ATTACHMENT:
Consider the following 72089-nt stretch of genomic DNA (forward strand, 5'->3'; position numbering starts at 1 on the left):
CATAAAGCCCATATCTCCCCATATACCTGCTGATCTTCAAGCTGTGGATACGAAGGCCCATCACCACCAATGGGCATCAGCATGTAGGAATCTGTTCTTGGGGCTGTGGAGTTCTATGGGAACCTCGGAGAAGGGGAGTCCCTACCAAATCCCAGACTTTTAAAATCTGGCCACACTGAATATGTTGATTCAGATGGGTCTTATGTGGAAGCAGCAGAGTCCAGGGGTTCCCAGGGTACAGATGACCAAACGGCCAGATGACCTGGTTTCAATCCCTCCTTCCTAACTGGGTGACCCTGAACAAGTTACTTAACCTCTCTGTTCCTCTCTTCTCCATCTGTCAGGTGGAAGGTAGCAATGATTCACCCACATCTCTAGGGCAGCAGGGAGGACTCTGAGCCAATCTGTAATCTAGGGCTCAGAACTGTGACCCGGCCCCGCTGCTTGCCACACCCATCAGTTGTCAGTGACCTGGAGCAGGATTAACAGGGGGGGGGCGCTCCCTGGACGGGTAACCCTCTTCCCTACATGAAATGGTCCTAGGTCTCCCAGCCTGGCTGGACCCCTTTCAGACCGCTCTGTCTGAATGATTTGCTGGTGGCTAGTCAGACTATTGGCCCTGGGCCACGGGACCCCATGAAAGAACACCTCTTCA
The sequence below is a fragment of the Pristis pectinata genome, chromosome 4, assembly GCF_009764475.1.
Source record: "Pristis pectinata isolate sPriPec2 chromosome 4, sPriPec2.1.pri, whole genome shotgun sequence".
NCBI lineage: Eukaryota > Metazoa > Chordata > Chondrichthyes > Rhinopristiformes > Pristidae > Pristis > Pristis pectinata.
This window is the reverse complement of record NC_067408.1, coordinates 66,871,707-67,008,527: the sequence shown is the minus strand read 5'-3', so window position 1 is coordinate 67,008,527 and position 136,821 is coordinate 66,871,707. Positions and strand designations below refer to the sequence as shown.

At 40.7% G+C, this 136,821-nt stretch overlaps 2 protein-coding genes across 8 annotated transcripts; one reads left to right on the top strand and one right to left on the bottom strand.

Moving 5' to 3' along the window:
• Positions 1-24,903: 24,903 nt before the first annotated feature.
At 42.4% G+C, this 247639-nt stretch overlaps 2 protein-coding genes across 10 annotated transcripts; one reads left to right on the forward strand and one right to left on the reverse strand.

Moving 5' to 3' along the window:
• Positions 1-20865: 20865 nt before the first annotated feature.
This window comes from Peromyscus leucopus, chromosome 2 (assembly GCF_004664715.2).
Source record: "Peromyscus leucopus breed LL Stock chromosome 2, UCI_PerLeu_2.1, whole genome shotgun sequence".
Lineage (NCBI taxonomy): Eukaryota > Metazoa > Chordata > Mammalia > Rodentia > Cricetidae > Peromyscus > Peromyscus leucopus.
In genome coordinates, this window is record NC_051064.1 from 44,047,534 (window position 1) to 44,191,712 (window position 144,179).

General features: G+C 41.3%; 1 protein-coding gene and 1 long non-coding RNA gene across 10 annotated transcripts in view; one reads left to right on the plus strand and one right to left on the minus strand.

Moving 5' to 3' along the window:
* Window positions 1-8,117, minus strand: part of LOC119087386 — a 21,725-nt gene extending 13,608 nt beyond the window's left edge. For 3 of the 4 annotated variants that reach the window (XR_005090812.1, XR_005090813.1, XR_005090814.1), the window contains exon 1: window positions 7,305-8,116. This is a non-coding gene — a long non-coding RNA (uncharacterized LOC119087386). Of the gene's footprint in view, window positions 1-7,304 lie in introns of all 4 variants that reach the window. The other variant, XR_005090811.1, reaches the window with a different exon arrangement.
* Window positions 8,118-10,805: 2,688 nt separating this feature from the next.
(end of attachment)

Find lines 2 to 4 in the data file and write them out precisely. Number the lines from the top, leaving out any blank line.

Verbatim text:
CATAAAGCCCATATCTCCCCATATACCTGCTGATCTTCAAGCTGTGGATACGAAGGCCCATCACCACCAATGGGCATCAGCATGTAGGAATCTGTTCTTGGGGCTGTGGAGTTCTATGGGAACCTCGGAGAAGGGGAGTCCCTACCAAATCCCAGACTTTTAAAATCTGGCCACACTGAATATGTTGATTCAGATGGGTCTTATGTGGAAGCAGCAGAGTCCAGGGGTTCCCAGGGTACAGATGACCAAACGGCCAGATGACCTGGTTTCAATCCCTCCTTCCTAACTGGGTGACCCTGAACAAGTTACTTAACCTCTCTGTTCCTCTCTTCTCCATCTGTCAGGTGGAAGGTAGCAATGATTCACCCACATCTCTAGGGCAGCAGGGAGGACTCTGAGCCAATCTGTAATCTAGGGCTCAGAACTGTGACCCGGCCCCGCTGCTTGCCACACCCATCAGTTGTCAGTGACCTGGAGCAGGATTAACAGGGGGGGGGCGCTCCCTGGACGGGTAACCCTCTTCCCTACATGAAATGGTCCTAGGTCTCCCAGCCTGGCTGGACCCCTTTCAGACCGCTCTGTCTGAATGATTTGCTGGTGGCTAGTCAGACTATTGGCCCTGGGCCACGGGACCCCATGAAAGAACACCTCTTCA
The sequence below is a fragment of the Pristis pectinata genome, chromosome 4, assembly GCF_009764475.1.
Source record: "Pristis pectinata isolate sPriPec2 chromosome 4, sPriPec2.1.pri, whole genome shotgun sequence".